In the 19th century it was possible for quilts to be one hundred per cent Welsh because we had a wool fabric industry. In a country famous for sheep, the wool was not only used to make fabric but also used as a filling for the quilts, so Welsh quilts could be described as entirely home made.

The materials used were further enhanced by the method of quilting; the combination of traditional patterning and the springiness of a wool filling gave our quilts their very distinctive sculptured appearance and stamped them with their Welsh identity. Not all Welsh quilts were made of wool, however. When roller-printed fabric produced in the cotton mills of Lancashire became generally available, Welsh quilters used the new fabric, but they also continued to use the quilting layouts and motifs that gave their quilts a Welsh identity.

When I finally decided to try to make a Welsh quilt, I naturally looked for a book that would tell me all about them, but I couldn’t find one that contained the information I needed. So I read all I could on the subject, gleaned mainly from exhibition catalogues, out-of-print books and old textile magazines. I also studied Welsh quilts in museums and visited exhibitions displaying them and asked owners if I could look at their inherited quilts.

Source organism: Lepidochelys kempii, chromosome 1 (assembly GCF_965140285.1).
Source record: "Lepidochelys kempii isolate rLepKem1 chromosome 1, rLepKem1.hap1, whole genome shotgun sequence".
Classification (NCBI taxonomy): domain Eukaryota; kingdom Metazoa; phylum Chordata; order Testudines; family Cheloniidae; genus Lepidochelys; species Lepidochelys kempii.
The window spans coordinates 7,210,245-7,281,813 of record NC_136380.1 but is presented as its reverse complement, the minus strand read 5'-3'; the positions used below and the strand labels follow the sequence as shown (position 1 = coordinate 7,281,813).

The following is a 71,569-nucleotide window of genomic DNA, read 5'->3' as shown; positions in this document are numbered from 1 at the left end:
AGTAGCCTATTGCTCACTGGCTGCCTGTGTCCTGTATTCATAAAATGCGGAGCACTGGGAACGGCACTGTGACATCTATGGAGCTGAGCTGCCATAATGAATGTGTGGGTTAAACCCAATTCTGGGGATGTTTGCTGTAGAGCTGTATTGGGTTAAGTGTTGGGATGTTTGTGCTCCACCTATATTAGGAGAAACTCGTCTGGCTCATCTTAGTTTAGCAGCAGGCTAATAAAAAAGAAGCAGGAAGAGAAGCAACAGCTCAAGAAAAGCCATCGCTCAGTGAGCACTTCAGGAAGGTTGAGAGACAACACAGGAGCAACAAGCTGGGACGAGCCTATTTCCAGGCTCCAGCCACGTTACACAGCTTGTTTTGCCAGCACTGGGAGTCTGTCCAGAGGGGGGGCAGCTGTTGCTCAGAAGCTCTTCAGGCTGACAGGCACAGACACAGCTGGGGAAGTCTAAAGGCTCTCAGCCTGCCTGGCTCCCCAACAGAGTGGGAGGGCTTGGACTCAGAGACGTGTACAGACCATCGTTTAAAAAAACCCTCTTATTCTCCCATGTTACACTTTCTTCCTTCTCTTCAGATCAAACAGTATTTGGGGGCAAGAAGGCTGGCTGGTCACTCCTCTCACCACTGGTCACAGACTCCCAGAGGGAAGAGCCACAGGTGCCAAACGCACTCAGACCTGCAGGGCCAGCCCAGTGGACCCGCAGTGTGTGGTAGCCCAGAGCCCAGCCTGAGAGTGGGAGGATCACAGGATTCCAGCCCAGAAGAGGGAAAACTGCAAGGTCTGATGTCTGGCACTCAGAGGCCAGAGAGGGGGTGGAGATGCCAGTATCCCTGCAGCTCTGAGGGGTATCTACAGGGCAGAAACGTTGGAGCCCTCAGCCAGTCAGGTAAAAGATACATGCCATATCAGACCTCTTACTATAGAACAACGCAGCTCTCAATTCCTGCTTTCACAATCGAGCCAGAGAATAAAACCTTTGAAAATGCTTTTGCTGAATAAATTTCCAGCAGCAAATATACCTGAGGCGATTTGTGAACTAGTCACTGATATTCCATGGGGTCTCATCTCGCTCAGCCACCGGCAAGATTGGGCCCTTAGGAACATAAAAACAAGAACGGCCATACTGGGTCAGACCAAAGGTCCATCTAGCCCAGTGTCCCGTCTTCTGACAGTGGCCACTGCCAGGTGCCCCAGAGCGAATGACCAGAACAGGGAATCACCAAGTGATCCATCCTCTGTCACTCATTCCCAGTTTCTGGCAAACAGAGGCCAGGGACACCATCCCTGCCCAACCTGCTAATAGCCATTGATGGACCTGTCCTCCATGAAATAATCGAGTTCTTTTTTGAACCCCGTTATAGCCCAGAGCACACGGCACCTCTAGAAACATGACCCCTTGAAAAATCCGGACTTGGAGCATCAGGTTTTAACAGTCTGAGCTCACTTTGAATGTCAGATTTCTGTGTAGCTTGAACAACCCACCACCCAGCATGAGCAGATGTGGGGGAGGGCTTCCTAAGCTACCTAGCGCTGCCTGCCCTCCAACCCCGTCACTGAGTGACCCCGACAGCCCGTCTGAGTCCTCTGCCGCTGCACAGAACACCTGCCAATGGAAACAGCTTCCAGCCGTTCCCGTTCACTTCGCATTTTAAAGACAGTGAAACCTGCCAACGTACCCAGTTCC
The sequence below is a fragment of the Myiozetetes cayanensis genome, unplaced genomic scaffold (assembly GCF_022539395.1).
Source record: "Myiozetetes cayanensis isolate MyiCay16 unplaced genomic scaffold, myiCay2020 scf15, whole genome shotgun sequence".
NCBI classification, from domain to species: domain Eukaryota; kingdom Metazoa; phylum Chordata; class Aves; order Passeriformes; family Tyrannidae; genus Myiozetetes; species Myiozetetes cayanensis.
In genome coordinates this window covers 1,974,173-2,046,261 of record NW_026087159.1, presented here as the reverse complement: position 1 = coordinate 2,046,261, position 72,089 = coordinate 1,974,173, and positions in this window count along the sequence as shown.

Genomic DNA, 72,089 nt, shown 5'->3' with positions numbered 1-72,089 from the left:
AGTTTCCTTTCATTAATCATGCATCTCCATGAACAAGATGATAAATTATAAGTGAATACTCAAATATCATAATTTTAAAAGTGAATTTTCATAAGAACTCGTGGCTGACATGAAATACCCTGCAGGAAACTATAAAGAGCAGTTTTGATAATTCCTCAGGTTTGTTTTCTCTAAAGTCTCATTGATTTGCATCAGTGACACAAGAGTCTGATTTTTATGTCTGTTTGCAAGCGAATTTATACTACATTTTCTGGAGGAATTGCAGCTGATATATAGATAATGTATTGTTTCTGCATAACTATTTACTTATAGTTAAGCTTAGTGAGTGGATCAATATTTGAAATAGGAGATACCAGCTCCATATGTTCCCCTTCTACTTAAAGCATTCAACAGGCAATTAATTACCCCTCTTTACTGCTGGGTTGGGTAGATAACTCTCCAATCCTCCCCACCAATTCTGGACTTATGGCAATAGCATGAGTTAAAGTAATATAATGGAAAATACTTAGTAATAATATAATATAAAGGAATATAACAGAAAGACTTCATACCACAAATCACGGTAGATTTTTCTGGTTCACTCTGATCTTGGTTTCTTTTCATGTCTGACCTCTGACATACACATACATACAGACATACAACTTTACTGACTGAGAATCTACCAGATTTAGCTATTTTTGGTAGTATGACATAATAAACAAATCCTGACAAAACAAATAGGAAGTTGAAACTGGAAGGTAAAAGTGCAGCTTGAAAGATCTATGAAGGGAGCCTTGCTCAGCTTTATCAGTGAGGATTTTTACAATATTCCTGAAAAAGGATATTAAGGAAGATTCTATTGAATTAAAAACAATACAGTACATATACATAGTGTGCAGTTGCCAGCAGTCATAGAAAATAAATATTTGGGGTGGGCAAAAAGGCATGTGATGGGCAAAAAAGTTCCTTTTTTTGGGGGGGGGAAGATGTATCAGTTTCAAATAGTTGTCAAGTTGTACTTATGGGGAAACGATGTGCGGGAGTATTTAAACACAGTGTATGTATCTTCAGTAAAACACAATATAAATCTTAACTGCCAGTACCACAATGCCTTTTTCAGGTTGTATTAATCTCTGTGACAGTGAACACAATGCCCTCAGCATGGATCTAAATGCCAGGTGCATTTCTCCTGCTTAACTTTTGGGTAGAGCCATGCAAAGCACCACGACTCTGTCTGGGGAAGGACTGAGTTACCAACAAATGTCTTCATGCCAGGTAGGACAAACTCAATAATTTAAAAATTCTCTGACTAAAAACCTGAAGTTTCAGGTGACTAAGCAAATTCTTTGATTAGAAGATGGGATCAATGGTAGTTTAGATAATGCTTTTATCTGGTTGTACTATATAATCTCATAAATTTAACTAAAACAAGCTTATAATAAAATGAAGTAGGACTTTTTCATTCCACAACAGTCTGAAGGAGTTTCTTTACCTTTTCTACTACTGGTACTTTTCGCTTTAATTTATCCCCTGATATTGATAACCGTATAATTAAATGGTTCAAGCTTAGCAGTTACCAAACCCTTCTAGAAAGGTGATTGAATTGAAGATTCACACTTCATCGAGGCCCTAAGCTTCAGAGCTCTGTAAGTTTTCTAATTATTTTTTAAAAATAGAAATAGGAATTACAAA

At first I was rather intimidated by the quilts and quite daunted at the prospect of making one in their style. They were so intensively stitched, their patterning so intricate and the designs seemed so complex that I didn’t think that I would ever be able to do such highly skilled and time consuming work. However, when I began recording their formats and the motifs that were regularly used I came to understand how they were planned and worked.